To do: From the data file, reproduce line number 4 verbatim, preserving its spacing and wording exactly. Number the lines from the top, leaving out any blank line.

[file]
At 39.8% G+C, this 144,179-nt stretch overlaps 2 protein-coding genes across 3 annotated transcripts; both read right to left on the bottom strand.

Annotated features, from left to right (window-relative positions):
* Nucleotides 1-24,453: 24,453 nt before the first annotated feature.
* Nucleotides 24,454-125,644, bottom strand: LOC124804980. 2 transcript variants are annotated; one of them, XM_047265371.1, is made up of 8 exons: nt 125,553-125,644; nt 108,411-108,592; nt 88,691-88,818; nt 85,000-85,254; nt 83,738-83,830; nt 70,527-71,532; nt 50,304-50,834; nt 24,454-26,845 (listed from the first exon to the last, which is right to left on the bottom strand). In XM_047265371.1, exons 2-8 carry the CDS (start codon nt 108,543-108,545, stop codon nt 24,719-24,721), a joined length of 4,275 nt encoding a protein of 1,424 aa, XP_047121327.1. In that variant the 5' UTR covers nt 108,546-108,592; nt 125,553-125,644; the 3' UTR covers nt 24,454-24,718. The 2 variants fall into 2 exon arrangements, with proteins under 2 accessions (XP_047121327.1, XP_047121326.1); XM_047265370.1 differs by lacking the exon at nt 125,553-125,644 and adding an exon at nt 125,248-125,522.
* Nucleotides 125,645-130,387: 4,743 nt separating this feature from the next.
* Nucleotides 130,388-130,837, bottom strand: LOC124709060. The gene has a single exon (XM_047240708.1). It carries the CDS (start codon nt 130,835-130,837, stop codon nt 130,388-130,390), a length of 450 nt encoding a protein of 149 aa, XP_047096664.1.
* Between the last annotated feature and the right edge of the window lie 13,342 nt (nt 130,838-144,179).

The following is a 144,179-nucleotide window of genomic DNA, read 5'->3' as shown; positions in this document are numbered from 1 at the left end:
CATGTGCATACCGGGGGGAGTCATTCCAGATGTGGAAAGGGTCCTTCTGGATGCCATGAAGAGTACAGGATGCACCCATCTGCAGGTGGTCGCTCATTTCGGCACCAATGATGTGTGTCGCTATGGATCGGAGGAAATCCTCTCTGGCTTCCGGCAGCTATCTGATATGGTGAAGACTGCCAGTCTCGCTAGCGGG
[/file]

* Nucleotides 24,454-125,644, bottom strand: LOC124804980. 2 transcript variants are annotated; one of them, XM_047265371.1, is made up of 8 exons: nt 125,553-125,644; nt 108,411-108,592; nt 88,691-88,818; nt 85,000-85,254; nt 83,738-83,830; nt 70,527-71,532; nt 50,304-50,834; nt 24,454-26,845 (listed from the first exon to the last, which is right to left on the bottom strand). In XM_047265371.1, exons 2-8 carry the CDS (start codon nt 108,543-108,545, stop codon nt 24,719-24,721), a joined length of 4,275 nt encoding a protein of 1,424 aa, XP_047121327.1. In that variant the 5' UTR covers nt 108,546-108,592; nt 125,553-125,644; the 3' UTR covers nt 24,454-24,718. The 2 variants fall into 2 exon arrangements, with proteins under 2 accessions (XP_047121327.1, XP_047121326.1); XM_047265370.1 differs by lacking the exon at nt 125,553-125,644 and adding an exon at nt 125,248-125,522.